Many of the actions of L-proline in nervous tissue have been attributed to an interaction with excitatory glutamatergic neurotransmission. In situ hybridization results provide compelling support for a specific role for L-proline in certain excitatory pathways in the CNS. High levels of rPROT mRNA have been observed in putative glutamatergic cell bodies, including the mitral cells of the olfactory bulb, pyramidal cells of layer V of the cerebral cortex, pyramidal cells of the piriform cortex, the entorhinal cortex, and CA3 pyramidal cells of the hippocampus. In contrast, only low levels of rPROT mRNA were observed in the caudate-putamen, a brain region rich in glutamatergic nerve terminals presumably arising from glutamatergic pyramidal cells of layer V of the cerebral cortex. Based on the observation that the caudate-putamen exhibits high levels of synaptosomal L-proline transport but only low levels of rPROT mRNA, it appears that L-proline transporters are synthesized in putative glutamatergic pyramidal cells in layer V of the cerebral cortex and transported to axon terminals of these descending pathways in the caudate-putamen. The observation that rPROT mRNA is enriched in CA3 pyramidal cells of the hippocampus (see FIG. 1B) reinforces the conclusion that Na.sup.+ -dependent L-proline uptake is enriched in the terminal fields of the Schaffer collateral, commissural, and ipsilateral-associational projections of CA3 pyramidal cells. These neurons are believed to use an excitatory amino acid as a transmitter, and Na.sup.+ -dependent acidic amino acid transporters have been localized to nerve terminals of this pathway. The inability of L-glutamate, L-aspartate, and a range of structural analogs of glutamate and aspartate to inhibit L-proline transport induced by pPROT (Table 2) is consistent with the transport of L-proline and the acidic amino acids by distinct Na.sup.+ -dependent plasma membrane transporters that may coexist on the same synaptic terminals in subpopulations of glutamatergic neurons. The CA3-derived Schaffer collateral-commissural pathway has been implicated in associational memory processes exhibiting a robust form of long-term potentiation that is dependent upon the activation of N-methyl-D-aspartate receptors. This pathway may be the site where intracerebral injection of L-proline disrupts memory processes.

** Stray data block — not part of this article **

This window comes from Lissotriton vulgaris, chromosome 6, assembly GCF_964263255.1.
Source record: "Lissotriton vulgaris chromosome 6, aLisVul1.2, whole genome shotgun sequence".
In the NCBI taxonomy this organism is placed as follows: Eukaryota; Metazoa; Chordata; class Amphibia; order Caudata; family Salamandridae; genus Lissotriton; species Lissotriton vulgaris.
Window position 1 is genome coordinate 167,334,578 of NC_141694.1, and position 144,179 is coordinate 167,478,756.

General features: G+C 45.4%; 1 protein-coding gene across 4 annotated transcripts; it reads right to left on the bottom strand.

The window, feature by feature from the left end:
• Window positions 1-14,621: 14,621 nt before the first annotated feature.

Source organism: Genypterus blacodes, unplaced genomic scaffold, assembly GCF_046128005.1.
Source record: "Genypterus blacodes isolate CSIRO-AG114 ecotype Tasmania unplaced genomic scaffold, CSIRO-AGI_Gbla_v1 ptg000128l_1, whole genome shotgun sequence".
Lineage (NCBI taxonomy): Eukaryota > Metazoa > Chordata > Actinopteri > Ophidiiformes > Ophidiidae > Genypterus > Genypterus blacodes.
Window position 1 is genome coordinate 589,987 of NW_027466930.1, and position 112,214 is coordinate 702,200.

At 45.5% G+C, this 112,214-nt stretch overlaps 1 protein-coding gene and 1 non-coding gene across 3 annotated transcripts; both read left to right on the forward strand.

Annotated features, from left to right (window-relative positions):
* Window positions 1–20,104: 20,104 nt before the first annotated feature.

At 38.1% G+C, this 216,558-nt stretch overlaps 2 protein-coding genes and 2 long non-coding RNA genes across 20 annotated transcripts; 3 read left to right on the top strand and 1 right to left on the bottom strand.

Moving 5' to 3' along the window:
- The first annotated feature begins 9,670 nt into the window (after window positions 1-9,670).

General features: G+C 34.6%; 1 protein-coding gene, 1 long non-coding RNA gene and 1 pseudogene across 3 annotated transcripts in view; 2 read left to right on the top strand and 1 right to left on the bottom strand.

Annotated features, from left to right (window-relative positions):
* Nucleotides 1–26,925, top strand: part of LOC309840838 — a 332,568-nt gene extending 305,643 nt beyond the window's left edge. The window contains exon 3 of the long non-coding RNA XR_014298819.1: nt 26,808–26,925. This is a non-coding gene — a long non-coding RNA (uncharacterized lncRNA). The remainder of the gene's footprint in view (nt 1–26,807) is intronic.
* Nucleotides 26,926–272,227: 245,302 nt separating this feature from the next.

Although the presence of a high affinity, Na.sup.+ -dependent L-proline transporter in specific subpopulations of glutamatergic neurons is consistent with previous studies suggesting a specific postsynaptic role of L-proline at glutamate receptors, alternatives cannot be ruled out. For example, high affinity, Na.sup.+ -dependent 1-proline uptake could alter presynaptic handling of the excitatory transmitter glutamate. Furthermore, L-proline could serve as a precursor for glutamate, however, the enzymes that are involved in this synthesis, proline oxidase and delta-pyrroline-5-carboxylate dehydrogenase, have been found in glial cells, not neurons.